2 Wake County high school principals take on new roles

Mark Savage and Scott Lyons, two well-liked Wake County high school principals, say they are ready to take on new challenges as they switch jobs this summer.

Savage, who has served as principal at Heritage High School in Wake Forest since it opened six years ago, was tapped by the school board to serve as the western area superintendent and will oversee 21 school principals.

Lyons, who has been principal at Enloe High, a magnet school near downtown Raleigh, since 2012 will lead Heritage.

“I feel ready to try a different capacity of leadership,” said Savage, who started his new central office job July 27.

At Heritage, Savage was named Wake’s principal of the year in 2013. Under Savage’s leadership, Heritage High School teachers won the county’s teacher of the year award in 2014 and 2016.

Savage, who is the father of a Heritage graduate and has two other children who will attend the school this fall, said he’s confident the school will continue to thrive.

“I feel like we are probably 20-deep in strong leaders at Heritage,” he said. “I feel like my kids, and all the kids, are going to be well-served by (Lyons’) leadership.”

Heritage High, which enrolls about 1,900 students, had a higher four-year graduation rate than Wake County during the 2014-15 school year. Ninety percent of Heritage students graduated in four years, while 86.1 percent of of Wake students overall graduated in that time.

During the 2014-15 school year, 65.9 percent of Heritage students passed end-of course exams, compared to 66.7 percent of all high school students in Wake.

Lyons, who has worked at Enloe as a teacher, assistant principal and principal, said he thinks it’s time for the school to get a fresh perspective from new leadership.

“When you’ve been at a place for 11 years, even if it’s not been 11 years straight, it is nice to have a new leader,” he said.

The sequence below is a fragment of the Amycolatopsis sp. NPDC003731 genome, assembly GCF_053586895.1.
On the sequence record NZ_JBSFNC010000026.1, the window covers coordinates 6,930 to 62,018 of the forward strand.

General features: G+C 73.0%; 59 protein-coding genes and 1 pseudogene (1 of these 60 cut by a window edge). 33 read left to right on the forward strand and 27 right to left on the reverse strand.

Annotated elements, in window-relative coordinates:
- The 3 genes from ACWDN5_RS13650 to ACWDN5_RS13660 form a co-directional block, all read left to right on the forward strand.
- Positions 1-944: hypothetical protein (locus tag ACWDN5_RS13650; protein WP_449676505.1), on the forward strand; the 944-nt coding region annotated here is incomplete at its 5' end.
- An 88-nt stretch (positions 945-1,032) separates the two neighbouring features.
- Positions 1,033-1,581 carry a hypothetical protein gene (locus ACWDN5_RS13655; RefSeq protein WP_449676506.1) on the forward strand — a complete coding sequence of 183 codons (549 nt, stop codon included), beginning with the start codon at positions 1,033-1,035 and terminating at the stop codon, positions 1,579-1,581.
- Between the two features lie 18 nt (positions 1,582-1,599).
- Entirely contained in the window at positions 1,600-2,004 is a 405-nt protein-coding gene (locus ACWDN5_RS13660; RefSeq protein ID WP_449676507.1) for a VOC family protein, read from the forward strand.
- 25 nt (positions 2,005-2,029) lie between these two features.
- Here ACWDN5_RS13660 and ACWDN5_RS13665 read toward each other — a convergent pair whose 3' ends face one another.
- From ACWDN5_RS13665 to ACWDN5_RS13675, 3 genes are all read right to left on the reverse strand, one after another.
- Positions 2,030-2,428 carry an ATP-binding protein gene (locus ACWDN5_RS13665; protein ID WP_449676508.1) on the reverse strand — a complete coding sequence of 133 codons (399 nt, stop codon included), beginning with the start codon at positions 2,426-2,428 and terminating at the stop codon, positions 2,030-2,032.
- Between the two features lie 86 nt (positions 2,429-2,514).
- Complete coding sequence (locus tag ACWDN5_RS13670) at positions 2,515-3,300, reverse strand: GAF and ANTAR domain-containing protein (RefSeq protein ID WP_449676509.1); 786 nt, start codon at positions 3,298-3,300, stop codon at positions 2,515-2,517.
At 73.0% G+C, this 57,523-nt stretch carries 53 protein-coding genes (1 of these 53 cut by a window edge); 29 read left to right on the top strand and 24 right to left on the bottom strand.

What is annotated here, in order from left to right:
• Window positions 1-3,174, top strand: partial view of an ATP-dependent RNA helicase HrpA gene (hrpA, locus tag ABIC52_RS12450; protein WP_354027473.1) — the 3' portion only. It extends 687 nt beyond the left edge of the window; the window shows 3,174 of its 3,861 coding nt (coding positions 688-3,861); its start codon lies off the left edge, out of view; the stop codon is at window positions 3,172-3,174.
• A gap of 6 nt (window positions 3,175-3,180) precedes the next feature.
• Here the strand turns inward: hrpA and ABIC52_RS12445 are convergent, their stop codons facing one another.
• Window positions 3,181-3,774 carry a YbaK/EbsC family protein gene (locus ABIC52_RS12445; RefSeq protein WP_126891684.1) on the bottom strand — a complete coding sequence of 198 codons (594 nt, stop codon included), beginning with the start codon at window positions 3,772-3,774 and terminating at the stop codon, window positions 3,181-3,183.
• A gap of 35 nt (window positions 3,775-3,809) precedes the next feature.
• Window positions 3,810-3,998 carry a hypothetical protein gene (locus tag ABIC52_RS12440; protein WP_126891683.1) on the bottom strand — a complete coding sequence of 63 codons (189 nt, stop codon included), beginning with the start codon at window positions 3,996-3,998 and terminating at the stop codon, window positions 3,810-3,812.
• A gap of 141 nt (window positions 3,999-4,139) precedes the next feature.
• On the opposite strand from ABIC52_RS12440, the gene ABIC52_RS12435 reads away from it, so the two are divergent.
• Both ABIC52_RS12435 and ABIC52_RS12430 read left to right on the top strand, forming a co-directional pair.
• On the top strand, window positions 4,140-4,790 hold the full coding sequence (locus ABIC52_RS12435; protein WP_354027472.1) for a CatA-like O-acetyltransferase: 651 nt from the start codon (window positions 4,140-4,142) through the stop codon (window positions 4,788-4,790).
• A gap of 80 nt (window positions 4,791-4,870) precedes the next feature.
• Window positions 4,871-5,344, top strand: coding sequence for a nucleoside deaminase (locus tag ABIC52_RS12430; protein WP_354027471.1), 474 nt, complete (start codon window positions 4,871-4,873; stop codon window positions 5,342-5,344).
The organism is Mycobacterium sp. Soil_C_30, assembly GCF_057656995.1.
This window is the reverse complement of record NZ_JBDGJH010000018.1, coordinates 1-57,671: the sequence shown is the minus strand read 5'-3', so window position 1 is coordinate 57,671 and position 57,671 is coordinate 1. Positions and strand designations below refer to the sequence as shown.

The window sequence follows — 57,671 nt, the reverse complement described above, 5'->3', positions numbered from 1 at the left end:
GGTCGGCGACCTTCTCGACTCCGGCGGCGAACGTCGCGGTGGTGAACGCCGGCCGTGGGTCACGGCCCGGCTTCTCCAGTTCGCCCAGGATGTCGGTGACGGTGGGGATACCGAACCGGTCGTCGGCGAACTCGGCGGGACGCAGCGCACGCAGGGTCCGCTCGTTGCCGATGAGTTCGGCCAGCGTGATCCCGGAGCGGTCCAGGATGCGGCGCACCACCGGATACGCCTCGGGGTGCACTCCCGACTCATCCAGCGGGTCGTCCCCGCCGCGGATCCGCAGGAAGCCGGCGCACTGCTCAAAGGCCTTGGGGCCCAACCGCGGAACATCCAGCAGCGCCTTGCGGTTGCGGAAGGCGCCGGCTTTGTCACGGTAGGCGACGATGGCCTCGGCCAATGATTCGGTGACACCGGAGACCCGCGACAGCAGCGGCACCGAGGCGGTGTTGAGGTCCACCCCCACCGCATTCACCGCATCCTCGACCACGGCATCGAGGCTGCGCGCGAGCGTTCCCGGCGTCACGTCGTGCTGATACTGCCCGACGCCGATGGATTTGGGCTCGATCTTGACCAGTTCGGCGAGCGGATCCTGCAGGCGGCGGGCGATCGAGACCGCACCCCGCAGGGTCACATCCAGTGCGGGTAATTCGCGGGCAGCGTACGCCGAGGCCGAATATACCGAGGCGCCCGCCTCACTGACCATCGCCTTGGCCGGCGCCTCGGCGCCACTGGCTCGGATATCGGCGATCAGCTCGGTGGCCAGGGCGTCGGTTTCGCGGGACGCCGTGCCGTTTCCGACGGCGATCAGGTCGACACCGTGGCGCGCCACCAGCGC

William Chavis, who has worked as principal at Fuquay-Varina Middle School since 2013, will lead Enloe, a school known for its competitive academics.

Lyons said Enloe’s graduation rate has improved in recent years. During the 2014-15 school year, 81.6 percent of Enloe students graduated in four years, and 68.6 percent passed end-of-course exams.

This month, Enloe will become the last high school in the Wake County school system to switch to a block schedule, in which students take fewer, but longer, classes each day. The change will prevent students from skipping lunch – a tradition at the school among students who want to get more classes in their schedules.

Lyons said that while he is looking forward to leading Heritage, he will remember his time at Enloe fondly.

“Enloe is an amazing school,” he said. “A part of my heart will always remain there.”

Rodger Koopman, Enloe’s PTA president, said his son Kees, a rising junior at the school, has told stories about how Lyons goes above and beyond. Once, Koopman said, Lyons was seen pulling a patch of weeds on the school’s grounds.

“To me, the little vignettes indicate that he takes pride in the institution he leads,” Koopman said.

Koopman said he’s spoken with several parents who are sorry to see Lyons leave, but they understand.

“He gets to build up an education program in a new school,” Koopman said. “I’m sure there’s a lot of opportunity for him.”

Chris Cioffi, 919-829-4802, @ReporterCioffi